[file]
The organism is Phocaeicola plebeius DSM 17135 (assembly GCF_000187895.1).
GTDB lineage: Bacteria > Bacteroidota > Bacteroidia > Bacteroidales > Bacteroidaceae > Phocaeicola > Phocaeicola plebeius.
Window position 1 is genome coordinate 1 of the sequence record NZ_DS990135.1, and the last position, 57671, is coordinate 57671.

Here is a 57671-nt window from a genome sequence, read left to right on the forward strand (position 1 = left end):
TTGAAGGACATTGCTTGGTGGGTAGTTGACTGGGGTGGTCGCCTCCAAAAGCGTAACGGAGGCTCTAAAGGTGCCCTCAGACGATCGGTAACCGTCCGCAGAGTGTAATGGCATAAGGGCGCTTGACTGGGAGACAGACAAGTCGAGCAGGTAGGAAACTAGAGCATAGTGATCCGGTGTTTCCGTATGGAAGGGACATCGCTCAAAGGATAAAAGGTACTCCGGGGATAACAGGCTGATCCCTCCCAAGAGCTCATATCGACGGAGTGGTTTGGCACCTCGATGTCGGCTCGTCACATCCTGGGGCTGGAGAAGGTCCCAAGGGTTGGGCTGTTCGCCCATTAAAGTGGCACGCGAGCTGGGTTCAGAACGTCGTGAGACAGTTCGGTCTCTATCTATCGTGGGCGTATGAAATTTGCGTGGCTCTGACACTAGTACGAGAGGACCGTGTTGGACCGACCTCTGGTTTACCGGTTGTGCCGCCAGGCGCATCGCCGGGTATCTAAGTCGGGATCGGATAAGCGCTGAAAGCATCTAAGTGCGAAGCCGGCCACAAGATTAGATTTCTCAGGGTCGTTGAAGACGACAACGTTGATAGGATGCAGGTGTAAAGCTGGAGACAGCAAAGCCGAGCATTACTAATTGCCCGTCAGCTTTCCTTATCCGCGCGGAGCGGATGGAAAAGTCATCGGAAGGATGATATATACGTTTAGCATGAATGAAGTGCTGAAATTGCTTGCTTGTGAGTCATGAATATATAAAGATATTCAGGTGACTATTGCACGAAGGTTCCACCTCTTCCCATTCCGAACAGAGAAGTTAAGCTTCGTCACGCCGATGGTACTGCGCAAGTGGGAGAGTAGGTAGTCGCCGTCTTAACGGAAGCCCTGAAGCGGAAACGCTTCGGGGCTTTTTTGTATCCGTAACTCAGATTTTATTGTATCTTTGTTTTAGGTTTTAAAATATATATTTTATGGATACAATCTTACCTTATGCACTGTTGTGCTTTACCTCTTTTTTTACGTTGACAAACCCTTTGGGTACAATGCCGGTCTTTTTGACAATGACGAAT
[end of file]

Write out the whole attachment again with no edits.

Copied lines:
The organism is Phocaeicola plebeius DSM 17135 (assembly GCF_000187895.1).
GTDB lineage: Bacteria > Bacteroidota > Bacteroidia > Bacteroidales > Bacteroidaceae > Phocaeicola > Phocaeicola plebeius.
Window position 1 is genome coordinate 1 of the sequence record NZ_DS990135.1, and the last position, 57671, is coordinate 57671.

Here is a 57671-nt window from a genome sequence, read left to right on the forward strand (position 1 = left end):
TTGAAGGACATTGCTTGGTGGGTAGTTGACTGGGGTGGTCGCCTCCAAAAGCGTAACGGAGGCTCTAAAGGTGCCCTCAGACGATCGGTAACCGTCCGCAGAGTGTAATGGCATAAGGGCGCTTGACTGGGAGACAGACAAGTCGAGCAGGTAGGAAACTAGAGCATAGTGATCCGGTGTTTCCGTATGGAAGGGACATCGCTCAAAGGATAAAAGGTACTCCGGGGATAACAGGCTGATCCCTCCCAAGAGCTCATATCGACGGAGTGGTTTGGCACCTCGATGTCGGCTCGTCACATCCTGGGGCTGGAGAAGGTCCCAAGGGTTGGGCTGTTCGCCCATTAAAGTGGCACGCGAGCTGGGTTCAGAACGTCGTGAGACAGTTCGGTCTCTATCTATCGTGGGCGTATGAAATTTGCGTGGCTCTGACACTAGTACGAGAGGACCGTGTTGGACCGACCTCTGGTTTACCGGTTGTGCCGCCAGGCGCATCGCCGGGTATCTAAGTCGGGATCGGATAAGCGCTGAAAGCATCTAAGTGCGAAGCCGGCCACAAGATTAGATTTCTCAGGGTCGTTGAAGACGACAACGTTGATAGGATGCAGGTGTAAAGCTGGAGACAGCAAAGCCGAGCATTACTAATTGCCCGTCAGCTTTCCTTATCCGCGCGGAGCGGATGGAAAAGTCATCGGAAGGATGATATATACGTTTAGCATGAATGAAGTGCTGAAATTGCTTGCTTGTGAGTCATGAATATATAAAGATATTCAGGTGACTATTGCACGAAGGTTCCACCTCTTCCCATTCCGAACAGAGAAGTTAAGCTTCGTCACGCCGATGGTACTGCGCAAGTGGGAGAGTAGGTAGTCGCCGTCTTAACGGAAGCCCTGAAGCGGAAACGCTTCGGGGCTTTTTTGTATCCGTAACTCAGATTTTATTGTATCTTTGTTTTAGGTTTTAAAATATATATTTTATGGATACAATCTTACCTTATGCACTGTTGTGCTTTACCTCTTTTTTTACGTTGACAAACCCTTTGGGTACAATGCCGGTCTTTTTGACAATGACGAAT